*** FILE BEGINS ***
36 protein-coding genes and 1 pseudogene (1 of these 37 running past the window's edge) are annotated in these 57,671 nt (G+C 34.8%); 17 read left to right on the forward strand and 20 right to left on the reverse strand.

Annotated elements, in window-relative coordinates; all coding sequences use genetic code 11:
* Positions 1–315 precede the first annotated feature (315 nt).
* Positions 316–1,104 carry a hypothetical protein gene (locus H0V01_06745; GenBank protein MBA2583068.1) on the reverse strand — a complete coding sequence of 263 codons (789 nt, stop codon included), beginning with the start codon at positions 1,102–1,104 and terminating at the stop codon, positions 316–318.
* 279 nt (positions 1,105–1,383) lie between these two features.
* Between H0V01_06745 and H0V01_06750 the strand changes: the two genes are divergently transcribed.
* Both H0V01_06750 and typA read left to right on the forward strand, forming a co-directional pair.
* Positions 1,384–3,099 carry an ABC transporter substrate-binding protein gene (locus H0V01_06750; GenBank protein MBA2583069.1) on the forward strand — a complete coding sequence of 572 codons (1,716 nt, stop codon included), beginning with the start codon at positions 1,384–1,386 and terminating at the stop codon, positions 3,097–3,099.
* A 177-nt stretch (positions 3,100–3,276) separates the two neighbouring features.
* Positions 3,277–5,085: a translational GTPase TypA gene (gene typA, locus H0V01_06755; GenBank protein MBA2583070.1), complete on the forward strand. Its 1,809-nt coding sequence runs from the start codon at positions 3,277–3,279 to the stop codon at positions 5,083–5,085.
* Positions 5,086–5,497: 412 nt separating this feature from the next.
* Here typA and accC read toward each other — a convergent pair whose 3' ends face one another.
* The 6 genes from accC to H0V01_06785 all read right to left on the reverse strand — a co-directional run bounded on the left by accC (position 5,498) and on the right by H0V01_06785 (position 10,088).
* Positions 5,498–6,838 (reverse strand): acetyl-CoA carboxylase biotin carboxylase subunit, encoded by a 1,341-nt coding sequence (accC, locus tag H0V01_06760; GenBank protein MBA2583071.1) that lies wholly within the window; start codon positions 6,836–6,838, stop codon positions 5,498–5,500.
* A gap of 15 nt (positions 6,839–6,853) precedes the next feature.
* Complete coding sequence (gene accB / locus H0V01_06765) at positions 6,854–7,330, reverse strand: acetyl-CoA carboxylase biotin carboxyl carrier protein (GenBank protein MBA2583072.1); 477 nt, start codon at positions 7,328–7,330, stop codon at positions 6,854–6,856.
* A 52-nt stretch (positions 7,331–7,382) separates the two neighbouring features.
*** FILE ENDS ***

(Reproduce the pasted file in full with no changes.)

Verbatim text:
36 protein-coding genes and 1 pseudogene (1 of these 37 running past the window's edge) are annotated in these 57,671 nt (G+C 34.8%); 17 read left to right on the forward strand and 20 right to left on the reverse strand.

Annotated elements, in window-relative coordinates; all coding sequences use genetic code 11:
* Positions 1–315 precede the first annotated feature (315 nt).
* Positions 316–1,104 carry a hypothetical protein gene (locus H0V01_06745; GenBank protein MBA2583068.1) on the reverse strand — a complete coding sequence of 263 codons (789 nt, stop codon included), beginning with the start codon at positions 1,102–1,104 and terminating at the stop codon, positions 316–318.
* 279 nt (positions 1,105–1,383) lie between these two features.
* Between H0V01_06745 and H0V01_06750 the strand changes: the two genes are divergently transcribed.
* Both H0V01_06750 and typA read left to right on the forward strand, forming a co-directional pair.
* Positions 1,384–3,099 carry an ABC transporter substrate-binding protein gene (locus H0V01_06750; GenBank protein MBA2583069.1) on the forward strand — a complete coding sequence of 572 codons (1,716 nt, stop codon included), beginning with the start codon at positions 1,384–1,386 and terminating at the stop codon, positions 3,097–3,099.
* A 177-nt stretch (positions 3,100–3,276) separates the two neighbouring features.
* Positions 3,277–5,085: a translational GTPase TypA gene (gene typA, locus H0V01_06755; GenBank protein MBA2583070.1), complete on the forward strand. Its 1,809-nt coding sequence runs from the start codon at positions 3,277–3,279 to the stop codon at positions 5,083–5,085.
* Positions 5,086–5,497: 412 nt separating this feature from the next.
* Here typA and accC read toward each other — a convergent pair whose 3' ends face one another.
* The 6 genes from accC to H0V01_06785 all read right to left on the reverse strand — a co-directional run bounded on the left by accC (position 5,498) and on the right by H0V01_06785 (position 10,088).
* Positions 5,498–6,838 (reverse strand): acetyl-CoA carboxylase biotin carboxylase subunit, encoded by a 1,341-nt coding sequence (accC, locus tag H0V01_06760; GenBank protein MBA2583071.1) that lies wholly within the window; start codon positions 6,836–6,838, stop codon positions 5,498–5,500.
* A gap of 15 nt (positions 6,839–6,853) precedes the next feature.
* Complete coding sequence (gene accB / locus H0V01_06765) at positions 6,854–7,330, reverse strand: acetyl-CoA carboxylase biotin carboxyl carrier protein (GenBank protein MBA2583072.1); 477 nt, start codon at positions 7,328–7,330, stop codon at positions 6,854–6,856.
* A 52-nt stretch (positions 7,331–7,382) separates the two neighbouring features.